If you are sick of US political primary season, perhaps looking around the world might cheer you up. (More)

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Belgium went without an elected government for a record 589 days. Two opposing factions were unable to forge a compromise and build a coalition government. The previous record was held by Iraq.

The temporary government did not make big decisions regarding budget (though money still flowed as before), the national debt, foreign policy and defense, leading some to worry that a debt crisis could occur and affect all of Europe. It didn’t happen.

They did have a big national party once things got resolved.

Spain is having its own Game Of Thrones moment.

The Spanish were supposed to crave a different sort of politics: a more diverse parliament, new parties and new faces who would be keener to share power in the absence of crushing majorities. And Spain got what it wanted. After December’s election there are now four middle-sized political forces, two of them new to parliament, together with a number of smaller groups. The perfect environment for practising the art of compromise, one might say.

Except no party, new or old, seems willing to compromise. The country has been without a government for two months and, short of an eleventh-hour agreement – which is still possible – it is set for a few more months of what many see as a state of paralysis.

Spain had a budget before the elections in December so bills are being paid. The independence of Catalonia is one key sticking point and the other is the “new politics” which many expected to lead to compromise but some of the new leaders won’t even shake hands.

Bosnia, with 3 Presidents, 13 Prime Ministers and no decent government may just take the cake. The U.S. brokered peace agreement may be partly to blame. They also have 180 ministers and over 700 members of parliament.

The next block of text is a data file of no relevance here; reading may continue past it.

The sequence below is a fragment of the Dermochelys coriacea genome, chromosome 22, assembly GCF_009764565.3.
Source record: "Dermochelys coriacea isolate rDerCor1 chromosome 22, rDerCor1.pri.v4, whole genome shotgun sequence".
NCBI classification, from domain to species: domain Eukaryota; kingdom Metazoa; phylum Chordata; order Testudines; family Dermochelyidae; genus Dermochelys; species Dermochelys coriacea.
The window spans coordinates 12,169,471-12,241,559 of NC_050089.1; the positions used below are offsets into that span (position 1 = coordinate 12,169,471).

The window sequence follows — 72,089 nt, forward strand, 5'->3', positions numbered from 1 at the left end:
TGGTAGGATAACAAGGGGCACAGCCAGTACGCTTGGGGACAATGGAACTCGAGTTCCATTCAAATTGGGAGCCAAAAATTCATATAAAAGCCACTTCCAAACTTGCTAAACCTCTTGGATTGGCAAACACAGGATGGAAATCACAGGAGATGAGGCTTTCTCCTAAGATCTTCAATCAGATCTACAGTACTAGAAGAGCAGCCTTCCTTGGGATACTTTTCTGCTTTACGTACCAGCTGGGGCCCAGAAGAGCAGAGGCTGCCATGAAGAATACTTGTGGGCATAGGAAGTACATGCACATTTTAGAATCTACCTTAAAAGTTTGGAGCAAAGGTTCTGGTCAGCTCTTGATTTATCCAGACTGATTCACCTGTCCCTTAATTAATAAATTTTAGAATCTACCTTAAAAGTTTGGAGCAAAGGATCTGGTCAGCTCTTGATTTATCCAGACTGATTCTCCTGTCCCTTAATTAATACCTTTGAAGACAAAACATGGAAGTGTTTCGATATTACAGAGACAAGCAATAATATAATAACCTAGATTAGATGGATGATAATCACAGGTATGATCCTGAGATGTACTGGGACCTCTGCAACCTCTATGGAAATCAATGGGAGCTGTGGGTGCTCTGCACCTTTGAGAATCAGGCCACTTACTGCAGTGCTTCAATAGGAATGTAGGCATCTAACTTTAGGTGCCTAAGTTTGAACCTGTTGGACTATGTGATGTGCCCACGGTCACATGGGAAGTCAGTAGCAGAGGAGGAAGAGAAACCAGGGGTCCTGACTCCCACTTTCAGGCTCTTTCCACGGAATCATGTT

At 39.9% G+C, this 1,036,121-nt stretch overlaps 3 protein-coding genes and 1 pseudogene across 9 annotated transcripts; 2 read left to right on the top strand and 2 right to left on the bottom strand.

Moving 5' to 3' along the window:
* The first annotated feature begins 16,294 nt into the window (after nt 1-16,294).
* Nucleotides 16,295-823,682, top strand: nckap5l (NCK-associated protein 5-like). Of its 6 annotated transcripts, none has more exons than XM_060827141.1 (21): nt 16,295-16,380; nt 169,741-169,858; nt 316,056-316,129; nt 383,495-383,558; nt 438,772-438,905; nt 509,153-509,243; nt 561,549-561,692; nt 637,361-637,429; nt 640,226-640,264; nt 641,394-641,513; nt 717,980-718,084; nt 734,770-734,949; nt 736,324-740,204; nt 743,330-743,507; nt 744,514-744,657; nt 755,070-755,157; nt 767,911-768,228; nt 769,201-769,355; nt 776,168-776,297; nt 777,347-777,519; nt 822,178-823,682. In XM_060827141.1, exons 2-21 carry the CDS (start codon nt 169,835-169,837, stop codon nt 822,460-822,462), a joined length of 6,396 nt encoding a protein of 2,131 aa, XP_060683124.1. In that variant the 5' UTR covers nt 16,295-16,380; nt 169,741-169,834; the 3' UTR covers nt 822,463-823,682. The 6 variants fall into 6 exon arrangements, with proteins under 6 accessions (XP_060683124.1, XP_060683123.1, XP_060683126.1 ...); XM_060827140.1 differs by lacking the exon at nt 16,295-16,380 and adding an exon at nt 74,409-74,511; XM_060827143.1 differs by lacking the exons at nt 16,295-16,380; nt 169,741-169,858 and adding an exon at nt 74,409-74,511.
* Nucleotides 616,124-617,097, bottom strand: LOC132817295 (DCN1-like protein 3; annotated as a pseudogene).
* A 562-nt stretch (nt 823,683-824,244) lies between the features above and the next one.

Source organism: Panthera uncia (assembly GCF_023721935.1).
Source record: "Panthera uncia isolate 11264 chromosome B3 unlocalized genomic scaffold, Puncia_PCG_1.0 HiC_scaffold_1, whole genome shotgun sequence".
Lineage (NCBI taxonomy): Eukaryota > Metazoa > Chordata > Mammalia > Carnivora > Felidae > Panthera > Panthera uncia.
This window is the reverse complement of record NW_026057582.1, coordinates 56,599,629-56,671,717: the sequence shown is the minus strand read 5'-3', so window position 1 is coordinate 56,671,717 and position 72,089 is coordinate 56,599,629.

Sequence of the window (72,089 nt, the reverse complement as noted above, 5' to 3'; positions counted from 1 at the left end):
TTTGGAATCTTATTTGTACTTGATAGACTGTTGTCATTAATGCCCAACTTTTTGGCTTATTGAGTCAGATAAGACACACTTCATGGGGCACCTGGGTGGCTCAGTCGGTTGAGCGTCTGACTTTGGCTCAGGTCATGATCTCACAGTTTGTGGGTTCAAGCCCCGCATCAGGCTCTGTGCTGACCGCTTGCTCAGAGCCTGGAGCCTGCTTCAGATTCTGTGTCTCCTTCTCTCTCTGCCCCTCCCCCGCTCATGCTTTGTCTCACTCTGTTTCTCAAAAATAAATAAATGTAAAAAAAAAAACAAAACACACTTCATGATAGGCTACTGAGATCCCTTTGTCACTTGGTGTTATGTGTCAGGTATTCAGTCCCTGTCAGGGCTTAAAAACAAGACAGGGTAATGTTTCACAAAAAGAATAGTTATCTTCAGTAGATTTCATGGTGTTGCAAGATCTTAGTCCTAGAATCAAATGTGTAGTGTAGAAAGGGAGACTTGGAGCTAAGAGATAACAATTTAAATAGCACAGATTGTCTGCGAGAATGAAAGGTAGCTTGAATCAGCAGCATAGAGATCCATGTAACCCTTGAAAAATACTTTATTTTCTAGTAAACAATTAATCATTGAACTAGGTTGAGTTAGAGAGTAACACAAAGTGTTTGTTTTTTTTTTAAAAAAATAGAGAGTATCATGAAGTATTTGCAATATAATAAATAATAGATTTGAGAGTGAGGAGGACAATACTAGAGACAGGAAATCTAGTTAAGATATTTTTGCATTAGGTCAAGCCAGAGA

Naturally, the Federation and Republika Srpska each created its own privatization agency, but for once the result was identical: the systematic transfer of assets into the hands of war-profiteers and politicians, as well as their families, friends and cronies. Too often, the new owners had no interest in restarting industrial production. Instead, they sold the machinery when possible, disposed of the rest as scrap metal and put up the land for either rent or sale. Entire industries were turned into housing or commercial estates, hotels, and malls.

There are more dysfunctional countries covered here just in case you need more misery to feel better about our politics. A “more prefect union” is a hard thing to achieve.

So, things in the U.S. could be worse. Just in case you want to plan ahead to escape to Canada in case Trump becomes President, Cape Breton, Nova Scotia has a web site for you:

Rob Calabrese, a radio host in Cape Breton, Nova Scotia, has set up a website called “Cape Breton If Donald Trump Wins” that pitches the island as a new home for anyone seeking refuge.

“Hi Americans! Donald Trump may become the President of your country!” a welcome message on the website reads. “If that happens, and you decide to get the hell out of there, might I suggest moving to Cape Breton Island!”

Be aware, however that Canadians are no longer allowed to compete on Jeopardy. Canadian data privacy laws seem to be the glitch.